The Commerce Commission has released a paper outlining the preliminary issues it may explore and the proposed scope for its market study into the grocery sector.

It says it expects the issues it will focus on will evolve as their understanding of the sector develops, and they’re asking for feedback from consumers, suppliers and retailers to ensure they “focus on the right issues”.

It lays out the terms of reference and a range of potential issues it has identified and may explore.

Its statement reads:

“The terms of reference, set by the Minister of Commerce and Consumer Affairs, require the Commission to consider the following matters:

  • the structure of the grocery industry at the wholesale and retail levels
  • the nature of competition at the wholesale and retail levels of the grocery industry
  • the pricing practices of the major grocery retailers
  • the grocery procurement practices of the major grocery retailers
  • the price, quality, product range and service offerings for retail customers.

In the preliminary issues paper, we have identified a range of potential issues we may explore, including:

  • how intense competition is between grocery retailers
  • whether features of the sector are affecting the potential for retail entry and expansion
  • what impact private label products have on competition at the supplier level
  • consumer purchasing behaviour, including how retailers’ pricing strategies and promotional activity affect consumer purchasing behaviour
  • whether any changes to the sector that may have emerged during the COVID-19 pandemic are likely to affect competition over the longer term.

In addition to studying the factors affecting competition, we intend to consider competitive outcomes in the grocery sector, including prices, choice, quality and innovation, the margins and profitability of grocery retailers, and whether there are other outcomes that are not consistent with those expected in a competitive market.

The purpose of our market study is to look at whether competition is working well for consumers, and if not, what can be done to improve it. It doesn’t look at prices in isolation. However, if retail competition is working, this will benefit consumers through the prices they pay for groceries, the quality of groceries being sold, the range of groceries available and the service that is offered.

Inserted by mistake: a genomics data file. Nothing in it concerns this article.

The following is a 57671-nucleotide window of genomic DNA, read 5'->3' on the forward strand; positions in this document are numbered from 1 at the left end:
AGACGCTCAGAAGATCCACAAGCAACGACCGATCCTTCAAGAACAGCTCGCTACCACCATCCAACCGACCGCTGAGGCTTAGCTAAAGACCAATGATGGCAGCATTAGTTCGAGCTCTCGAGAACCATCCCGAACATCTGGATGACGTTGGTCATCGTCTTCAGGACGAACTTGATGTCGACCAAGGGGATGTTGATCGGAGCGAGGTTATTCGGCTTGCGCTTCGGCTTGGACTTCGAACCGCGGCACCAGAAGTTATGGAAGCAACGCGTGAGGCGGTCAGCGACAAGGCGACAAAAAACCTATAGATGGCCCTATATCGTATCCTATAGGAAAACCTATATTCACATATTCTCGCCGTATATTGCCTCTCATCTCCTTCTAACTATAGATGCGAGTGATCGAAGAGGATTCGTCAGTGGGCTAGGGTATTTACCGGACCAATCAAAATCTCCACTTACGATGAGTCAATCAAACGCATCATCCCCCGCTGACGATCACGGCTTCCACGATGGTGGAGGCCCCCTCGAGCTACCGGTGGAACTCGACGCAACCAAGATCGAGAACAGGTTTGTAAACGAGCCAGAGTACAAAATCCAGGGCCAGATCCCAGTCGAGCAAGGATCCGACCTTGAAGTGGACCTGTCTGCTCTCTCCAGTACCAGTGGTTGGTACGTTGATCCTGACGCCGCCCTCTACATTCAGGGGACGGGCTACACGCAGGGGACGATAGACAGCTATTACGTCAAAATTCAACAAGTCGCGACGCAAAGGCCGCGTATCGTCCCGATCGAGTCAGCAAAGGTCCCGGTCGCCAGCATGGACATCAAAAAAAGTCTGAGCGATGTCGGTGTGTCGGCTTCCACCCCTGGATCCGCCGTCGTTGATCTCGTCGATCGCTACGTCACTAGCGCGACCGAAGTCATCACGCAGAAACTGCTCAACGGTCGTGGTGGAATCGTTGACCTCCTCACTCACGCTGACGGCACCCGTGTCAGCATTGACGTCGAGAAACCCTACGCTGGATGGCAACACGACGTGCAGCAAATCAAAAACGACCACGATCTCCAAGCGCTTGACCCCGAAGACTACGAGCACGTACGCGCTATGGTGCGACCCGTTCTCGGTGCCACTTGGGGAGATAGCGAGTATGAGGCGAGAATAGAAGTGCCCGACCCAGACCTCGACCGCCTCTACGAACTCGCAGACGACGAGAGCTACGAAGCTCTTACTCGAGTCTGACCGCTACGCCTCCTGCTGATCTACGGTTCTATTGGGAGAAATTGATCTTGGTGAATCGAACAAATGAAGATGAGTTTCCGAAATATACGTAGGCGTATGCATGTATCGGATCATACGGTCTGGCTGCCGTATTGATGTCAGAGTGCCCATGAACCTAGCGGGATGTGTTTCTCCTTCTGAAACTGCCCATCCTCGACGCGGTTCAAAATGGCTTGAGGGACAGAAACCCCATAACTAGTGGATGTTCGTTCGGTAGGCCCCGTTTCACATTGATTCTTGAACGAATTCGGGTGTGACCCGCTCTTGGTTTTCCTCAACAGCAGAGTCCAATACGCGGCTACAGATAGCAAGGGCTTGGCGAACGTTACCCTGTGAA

The paper also seeks feedback on the Commission’s proposed scope for the study. This includes the Commission’s intention to focus on:

  • the two major grocery retailers, Woolworths NZ and the Foodstuffs Group, due to their high share of retail grocery sales
  • groceries sold to New Zealand retail consumers, not commercial consumers like restaurants or catering suppliers
  • a sample of key products to keep a focussed analysis of potential competition issues in the sector given the large range of products sold by grocery retailers.

We welcome feedback on our preliminary issues and proposed scope from all interested parties. We also intend to engage more directly with a range of stakeholders, including consumers and smaller suppliers and retailers early in the New Year.”

The preliminary issues paper features a series of questions that the Commission is seeking responses on. The Commission welcomes any supporting evidence that submitters may be able to provide with their submissions.

The paper can be found here.
Submissions can be uploaded on their website at www.comcom.govt.nz/groceries
Submissions close at 4pm on 4 February 2021.
The Commission is due to deliver its draft report mid next year and a final report by 23 November 2021.

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